Vicky Cristina Barcelona

From the way most American films perceive Southwestern Europeans, one might think that the Old World has graduated past employment. All its inhabitants are retirees with nothing better to do than paint, write poetry, and—mais oui!—make dirty, dirty, sexy love. This atmosphere of leisure is about the opposite of the low-pressure system that perpetually hovers around director Woody Allen’s Big Apple-centric head. So, when he drops his American surrogates off in Spain for their summer abroad in Vicky Cristina Barcelona, we know they won’t be staying there past fall.

Vicky (Rebecca Hall), the narrator too plainly tells us, is a lover of order and orderly lovers. Cristina (Scarlett Johansson), on the other hand, is the soul-searching bohemian, the fatalist. Allen’s schematic vision is clear: Both girls will fall for the same hunky Spaniard (Javier Bardem), and both will have their concepts of love challenged. Allen, going on 73, has made a movie about young lovers taking advantage of their age, and one can clearly see that he’s living vicariously through his heroines’ dalliances. But this isn’t a dirty-old-man picture; it’s one of few Woody Allen movies that seem unlabored. His vicariousness has given his hoary art a whiff of youthful wanderlust. But not totally.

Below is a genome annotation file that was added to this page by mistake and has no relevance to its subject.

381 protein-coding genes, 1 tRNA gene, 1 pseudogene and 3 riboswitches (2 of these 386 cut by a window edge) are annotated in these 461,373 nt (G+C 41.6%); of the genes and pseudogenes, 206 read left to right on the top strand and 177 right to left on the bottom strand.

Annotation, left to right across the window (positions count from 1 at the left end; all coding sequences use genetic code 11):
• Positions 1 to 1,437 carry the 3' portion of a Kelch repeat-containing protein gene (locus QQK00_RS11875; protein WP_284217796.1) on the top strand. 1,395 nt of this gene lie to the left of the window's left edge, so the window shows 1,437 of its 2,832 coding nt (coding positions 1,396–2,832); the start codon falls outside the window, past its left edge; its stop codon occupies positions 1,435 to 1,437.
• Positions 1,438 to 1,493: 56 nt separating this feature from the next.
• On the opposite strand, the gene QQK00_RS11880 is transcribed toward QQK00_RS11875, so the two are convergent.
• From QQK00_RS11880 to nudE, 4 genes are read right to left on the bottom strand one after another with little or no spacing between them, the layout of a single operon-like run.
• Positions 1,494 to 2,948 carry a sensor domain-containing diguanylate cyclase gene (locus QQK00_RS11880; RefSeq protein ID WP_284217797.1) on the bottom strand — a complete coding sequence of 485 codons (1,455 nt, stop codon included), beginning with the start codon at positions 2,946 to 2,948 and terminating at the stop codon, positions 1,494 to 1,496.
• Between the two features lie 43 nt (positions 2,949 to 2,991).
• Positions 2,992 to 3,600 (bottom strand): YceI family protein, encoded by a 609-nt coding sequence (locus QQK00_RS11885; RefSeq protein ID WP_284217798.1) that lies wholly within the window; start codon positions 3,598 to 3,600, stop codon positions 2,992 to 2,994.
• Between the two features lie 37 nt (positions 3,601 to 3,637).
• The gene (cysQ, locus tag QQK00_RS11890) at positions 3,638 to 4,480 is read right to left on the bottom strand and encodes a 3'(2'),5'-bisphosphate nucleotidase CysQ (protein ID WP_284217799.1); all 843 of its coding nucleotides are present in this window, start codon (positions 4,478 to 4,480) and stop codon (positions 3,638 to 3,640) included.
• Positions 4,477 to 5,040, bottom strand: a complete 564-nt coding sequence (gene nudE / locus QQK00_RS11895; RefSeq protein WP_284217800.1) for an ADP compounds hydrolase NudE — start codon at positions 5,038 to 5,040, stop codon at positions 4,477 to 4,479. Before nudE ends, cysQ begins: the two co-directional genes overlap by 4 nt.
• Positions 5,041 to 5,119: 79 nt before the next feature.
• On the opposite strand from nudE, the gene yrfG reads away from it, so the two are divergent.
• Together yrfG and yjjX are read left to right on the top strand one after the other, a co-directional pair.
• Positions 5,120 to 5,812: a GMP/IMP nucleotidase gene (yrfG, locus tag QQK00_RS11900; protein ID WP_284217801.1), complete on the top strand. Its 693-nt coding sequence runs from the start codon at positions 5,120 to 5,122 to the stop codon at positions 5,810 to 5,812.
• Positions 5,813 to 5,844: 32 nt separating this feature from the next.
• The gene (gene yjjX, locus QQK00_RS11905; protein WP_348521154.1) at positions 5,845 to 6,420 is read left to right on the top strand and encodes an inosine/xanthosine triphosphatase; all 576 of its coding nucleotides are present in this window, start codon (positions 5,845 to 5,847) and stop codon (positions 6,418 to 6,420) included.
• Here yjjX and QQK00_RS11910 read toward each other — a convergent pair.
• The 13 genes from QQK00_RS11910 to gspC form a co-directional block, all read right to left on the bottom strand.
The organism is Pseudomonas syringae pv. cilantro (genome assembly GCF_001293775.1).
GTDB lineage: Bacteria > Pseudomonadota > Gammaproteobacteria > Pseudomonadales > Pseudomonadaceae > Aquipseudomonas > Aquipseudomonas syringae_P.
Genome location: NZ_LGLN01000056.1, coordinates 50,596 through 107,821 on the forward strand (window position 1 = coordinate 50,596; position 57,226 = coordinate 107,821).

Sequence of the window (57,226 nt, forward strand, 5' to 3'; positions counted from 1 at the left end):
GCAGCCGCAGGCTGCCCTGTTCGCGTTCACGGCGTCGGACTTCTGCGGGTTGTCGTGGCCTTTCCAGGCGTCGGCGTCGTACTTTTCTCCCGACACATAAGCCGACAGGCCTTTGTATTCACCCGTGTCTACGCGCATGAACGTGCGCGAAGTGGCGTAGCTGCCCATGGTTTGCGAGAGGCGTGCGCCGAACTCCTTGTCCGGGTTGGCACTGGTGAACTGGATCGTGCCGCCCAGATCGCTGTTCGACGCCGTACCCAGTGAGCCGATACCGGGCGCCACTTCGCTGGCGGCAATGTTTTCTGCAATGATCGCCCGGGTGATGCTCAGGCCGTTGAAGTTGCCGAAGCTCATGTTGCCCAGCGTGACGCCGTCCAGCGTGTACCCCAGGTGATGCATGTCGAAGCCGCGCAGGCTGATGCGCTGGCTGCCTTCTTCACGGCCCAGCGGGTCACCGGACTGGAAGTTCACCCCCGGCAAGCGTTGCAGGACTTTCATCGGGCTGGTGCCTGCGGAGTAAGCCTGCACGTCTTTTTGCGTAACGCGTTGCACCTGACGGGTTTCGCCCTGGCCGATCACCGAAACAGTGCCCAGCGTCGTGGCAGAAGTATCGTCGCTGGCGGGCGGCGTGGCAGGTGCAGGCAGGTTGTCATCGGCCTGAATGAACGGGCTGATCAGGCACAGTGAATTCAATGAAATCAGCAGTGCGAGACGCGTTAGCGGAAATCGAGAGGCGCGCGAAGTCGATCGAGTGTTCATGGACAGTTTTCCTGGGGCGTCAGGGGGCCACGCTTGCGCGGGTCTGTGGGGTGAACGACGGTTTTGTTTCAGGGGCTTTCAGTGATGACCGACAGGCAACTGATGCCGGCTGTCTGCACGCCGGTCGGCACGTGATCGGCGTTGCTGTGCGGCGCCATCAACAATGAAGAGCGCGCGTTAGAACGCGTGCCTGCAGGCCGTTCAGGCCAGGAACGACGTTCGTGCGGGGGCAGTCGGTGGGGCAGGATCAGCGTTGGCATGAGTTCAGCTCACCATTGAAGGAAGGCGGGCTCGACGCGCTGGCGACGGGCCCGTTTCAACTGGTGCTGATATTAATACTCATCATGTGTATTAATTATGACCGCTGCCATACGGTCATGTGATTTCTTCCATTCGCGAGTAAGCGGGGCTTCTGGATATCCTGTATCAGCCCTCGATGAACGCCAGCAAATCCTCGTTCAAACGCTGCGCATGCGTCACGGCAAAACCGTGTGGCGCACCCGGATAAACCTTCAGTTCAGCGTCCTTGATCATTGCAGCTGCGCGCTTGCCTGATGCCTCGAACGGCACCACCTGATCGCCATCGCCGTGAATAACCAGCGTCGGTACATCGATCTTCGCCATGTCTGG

Fans of the director have come to expect his overwriting, which is, of course, a function of his chronic apprehension. In his comedies, it can be a blessing, and in his dramas, a curse. (As he’s aged, it’s begun to blight his comedies, too.) In classics like Annie Hall, his total disclosure is part of the joke, whereas in something like Match Point, his over-delineation is a whapping of “Did you get it? I’m an artist, and this is what I’m saying…” This current film is really neither comedy nor drama: it’s a droopy daydream—a romance novel jazzed up with semi-ersatz questions about the ontology of love. But, although that might seem like a damning evaluation, the picture’s utter disconnection from reality (Vicky’s getting her master’s in Catalan culture!) makes its intellectualized reverie seem somehow grounded. The dialogue, despite its absence of “unimportance”—i.e., any references to popular culture or contemporary society—is, at least, colloquial; and though the voice-over narration often serves as a sort of Venn diagram for Allen’s themes, it evokes a storybook atmosphere, and keeps the viewer from working too hard. Who’d want to when the weather’s so nice and the people are so lovely…?